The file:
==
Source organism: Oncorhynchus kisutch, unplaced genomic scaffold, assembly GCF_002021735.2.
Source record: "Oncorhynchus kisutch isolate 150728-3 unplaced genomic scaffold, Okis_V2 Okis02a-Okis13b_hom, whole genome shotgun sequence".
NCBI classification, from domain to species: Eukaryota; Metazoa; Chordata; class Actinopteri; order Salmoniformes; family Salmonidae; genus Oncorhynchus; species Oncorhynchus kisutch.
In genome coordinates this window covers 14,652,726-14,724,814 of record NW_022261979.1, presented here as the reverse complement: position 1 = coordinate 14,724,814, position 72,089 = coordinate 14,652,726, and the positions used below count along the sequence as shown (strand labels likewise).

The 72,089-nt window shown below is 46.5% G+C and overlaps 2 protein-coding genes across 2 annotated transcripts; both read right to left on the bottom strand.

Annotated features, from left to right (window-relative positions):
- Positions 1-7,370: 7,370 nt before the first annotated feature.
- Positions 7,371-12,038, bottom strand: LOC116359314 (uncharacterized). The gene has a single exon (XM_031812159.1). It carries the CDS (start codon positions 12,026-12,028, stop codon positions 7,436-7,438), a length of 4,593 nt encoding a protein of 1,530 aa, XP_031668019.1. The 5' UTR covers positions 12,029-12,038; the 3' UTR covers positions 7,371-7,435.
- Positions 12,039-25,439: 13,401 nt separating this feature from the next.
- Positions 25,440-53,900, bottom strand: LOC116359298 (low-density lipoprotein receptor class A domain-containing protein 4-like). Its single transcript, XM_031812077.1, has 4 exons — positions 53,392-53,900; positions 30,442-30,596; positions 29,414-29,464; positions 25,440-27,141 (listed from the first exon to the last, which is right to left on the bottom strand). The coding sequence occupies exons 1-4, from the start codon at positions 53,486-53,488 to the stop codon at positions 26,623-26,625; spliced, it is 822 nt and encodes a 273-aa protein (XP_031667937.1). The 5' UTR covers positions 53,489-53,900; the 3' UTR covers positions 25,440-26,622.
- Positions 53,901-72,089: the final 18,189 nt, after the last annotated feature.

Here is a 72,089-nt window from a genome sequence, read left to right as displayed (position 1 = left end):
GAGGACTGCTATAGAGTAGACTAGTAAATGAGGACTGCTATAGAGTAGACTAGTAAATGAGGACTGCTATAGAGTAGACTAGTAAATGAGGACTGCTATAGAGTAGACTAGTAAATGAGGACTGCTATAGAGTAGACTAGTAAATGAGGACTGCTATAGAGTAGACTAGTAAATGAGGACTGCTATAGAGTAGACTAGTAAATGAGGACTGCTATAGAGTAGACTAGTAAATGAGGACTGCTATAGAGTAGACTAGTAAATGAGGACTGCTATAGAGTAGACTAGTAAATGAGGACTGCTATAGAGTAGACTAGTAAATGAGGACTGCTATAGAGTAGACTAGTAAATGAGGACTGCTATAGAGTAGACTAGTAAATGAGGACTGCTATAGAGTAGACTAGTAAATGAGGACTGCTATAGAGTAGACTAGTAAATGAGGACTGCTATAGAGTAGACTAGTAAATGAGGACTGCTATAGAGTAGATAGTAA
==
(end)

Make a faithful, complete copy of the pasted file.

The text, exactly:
Source organism: Oncorhynchus kisutch, unplaced genomic scaffold, assembly GCF_002021735.2.
Source record: "Oncorhynchus kisutch isolate 150728-3 unplaced genomic scaffold, Okis_V2 Okis02a-Okis13b_hom, whole genome shotgun sequence".
NCBI classification, from domain to species: Eukaryota; Metazoa; Chordata; class Actinopteri; order Salmoniformes; family Salmonidae; genus Oncorhynchus; species Oncorhynchus kisutch.
In genome coordinates this window covers 14,652,726-14,724,814 of record NW_022261979.1, presented here as the reverse complement: position 1 = coordinate 14,724,814, position 72,089 = coordinate 14,652,726, and the positions used below count along the sequence as shown (strand labels likewise).

The 72,089-nt window shown below is 46.5% G+C and overlaps 2 protein-coding genes across 2 annotated transcripts; both read right to left on the bottom strand.

Annotated features, from left to right (window-relative positions):
- Positions 1-7,370: 7,370 nt before the first annotated feature.
- Positions 7,371-12,038, bottom strand: LOC116359314 (uncharacterized). The gene has a single exon (XM_031812159.1). It carries the CDS (start codon positions 12,026-12,028, stop codon positions 7,436-7,438), a length of 4,593 nt encoding a protein of 1,530 aa, XP_031668019.1. The 5' UTR covers positions 12,029-12,038; the 3' UTR covers positions 7,371-7,435.
- Positions 12,039-25,439: 13,401 nt separating this feature from the next.
- Positions 25,440-53,900, bottom strand: LOC116359298 (low-density lipoprotein receptor class A domain-containing protein 4-like). Its single transcript, XM_031812077.1, has 4 exons — positions 53,392-53,900; positions 30,442-30,596; positions 29,414-29,464; positions 25,440-27,141 (listed from the first exon to the last, which is right to left on the bottom strand). The coding sequence occupies exons 1-4, from the start codon at positions 53,486-53,488 to the stop codon at positions 26,623-26,625; spliced, it is 822 nt and encodes a 273-aa protein (XP_031667937.1). The 5' UTR covers positions 53,489-53,900; the 3' UTR covers positions 25,440-26,622.
- Positions 53,901-72,089: the final 18,189 nt, after the last annotated feature.

Here is a 72,089-nt window from a genome sequence, read left to right as displayed (position 1 = left end):
GAGGACTGCTATAGAGTAGACTAGTAAATGAGGACTGCTATAGAGTAGACTAGTAAATGAGGACTGCTATAGAGTAGACTAGTAAATGAGGACTGCTATAGAGTAGACTAGTAAATGAGGACTGCTATAGAGTAGACTAGTAAATGAGGACTGCTATAGAGTAGACTAGTAAATGAGGACTGCTATAGAGTAGACTAGTAAATGAGGACTGCTATAGAGTAGACTAGTAAATGAGGACTGCTATAGAGTAGACTAGTAAATGAGGACTGCTATAGAGTAGACTAGTAAATGAGGACTGCTATAGAGTAGACTAGTAAATGAGGACTGCTATAGAGTAGACTAGTAAATGAGGACTGCTATAGAGTAGACTAGTAAATGAGGACTGCTATAGAGTAGACTAGTAAATGAGGACTGCTATAGAGTAGACTAGTAAATGAGGACTGCTATAGAGTAGACTAGTAAATGAGGACTGCTATAGAGTAGATAGTAA